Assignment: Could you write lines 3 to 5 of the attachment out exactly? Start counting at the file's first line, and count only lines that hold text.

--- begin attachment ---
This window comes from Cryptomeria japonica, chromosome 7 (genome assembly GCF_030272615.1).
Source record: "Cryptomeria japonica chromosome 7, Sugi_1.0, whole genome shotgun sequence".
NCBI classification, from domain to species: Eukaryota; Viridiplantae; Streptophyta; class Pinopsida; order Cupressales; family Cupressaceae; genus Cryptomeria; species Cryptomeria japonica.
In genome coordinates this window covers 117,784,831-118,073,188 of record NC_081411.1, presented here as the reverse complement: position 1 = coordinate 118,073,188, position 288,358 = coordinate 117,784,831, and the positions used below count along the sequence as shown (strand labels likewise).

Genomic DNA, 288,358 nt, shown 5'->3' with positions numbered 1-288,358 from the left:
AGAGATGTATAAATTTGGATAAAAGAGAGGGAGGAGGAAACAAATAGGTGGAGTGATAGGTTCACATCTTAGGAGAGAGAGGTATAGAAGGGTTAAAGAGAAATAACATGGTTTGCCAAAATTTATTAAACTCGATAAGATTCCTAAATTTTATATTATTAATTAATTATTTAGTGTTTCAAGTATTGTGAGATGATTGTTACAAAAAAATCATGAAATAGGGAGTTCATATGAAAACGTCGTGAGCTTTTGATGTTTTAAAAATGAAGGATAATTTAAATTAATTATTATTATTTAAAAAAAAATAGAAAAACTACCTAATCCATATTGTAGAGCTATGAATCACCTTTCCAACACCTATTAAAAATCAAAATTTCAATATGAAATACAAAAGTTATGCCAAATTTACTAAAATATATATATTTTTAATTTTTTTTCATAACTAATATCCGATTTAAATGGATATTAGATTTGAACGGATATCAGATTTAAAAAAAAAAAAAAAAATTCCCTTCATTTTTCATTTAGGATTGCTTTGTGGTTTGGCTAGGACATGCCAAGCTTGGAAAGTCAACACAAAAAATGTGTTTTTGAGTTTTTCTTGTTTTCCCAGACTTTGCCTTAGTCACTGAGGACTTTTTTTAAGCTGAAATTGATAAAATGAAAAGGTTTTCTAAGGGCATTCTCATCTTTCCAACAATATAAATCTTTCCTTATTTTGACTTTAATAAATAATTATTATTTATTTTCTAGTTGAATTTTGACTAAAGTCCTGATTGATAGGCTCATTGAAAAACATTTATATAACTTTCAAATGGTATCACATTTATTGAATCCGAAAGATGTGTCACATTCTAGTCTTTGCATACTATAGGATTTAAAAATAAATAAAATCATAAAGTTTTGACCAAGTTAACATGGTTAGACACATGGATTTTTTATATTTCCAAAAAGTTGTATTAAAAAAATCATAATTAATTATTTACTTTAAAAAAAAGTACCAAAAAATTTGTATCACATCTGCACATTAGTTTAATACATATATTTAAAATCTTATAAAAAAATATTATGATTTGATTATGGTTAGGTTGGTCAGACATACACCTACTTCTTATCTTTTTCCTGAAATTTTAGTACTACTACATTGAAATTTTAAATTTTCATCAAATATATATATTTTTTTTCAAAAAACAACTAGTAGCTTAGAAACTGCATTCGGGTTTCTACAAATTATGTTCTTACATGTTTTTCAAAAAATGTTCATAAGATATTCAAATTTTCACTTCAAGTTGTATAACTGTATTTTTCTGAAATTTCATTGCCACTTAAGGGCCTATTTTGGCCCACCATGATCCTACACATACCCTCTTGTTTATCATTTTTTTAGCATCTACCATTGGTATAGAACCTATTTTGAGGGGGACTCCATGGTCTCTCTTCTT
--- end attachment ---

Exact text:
NCBI classification, from domain to species: Eukaryota; Viridiplantae; Streptophyta; class Pinopsida; order Cupressales; family Cupressaceae; genus Cryptomeria; species Cryptomeria japonica.
In genome coordinates this window covers 117,784,831-118,073,188 of record NC_081411.1, presented here as the reverse complement: position 1 = coordinate 118,073,188, position 288,358 = coordinate 117,784,831, and the positions used below count along the sequence as shown (strand labels likewise).

Genomic DNA, 288,358 nt, shown 5'->3' with positions numbered 1-288,358 from the left: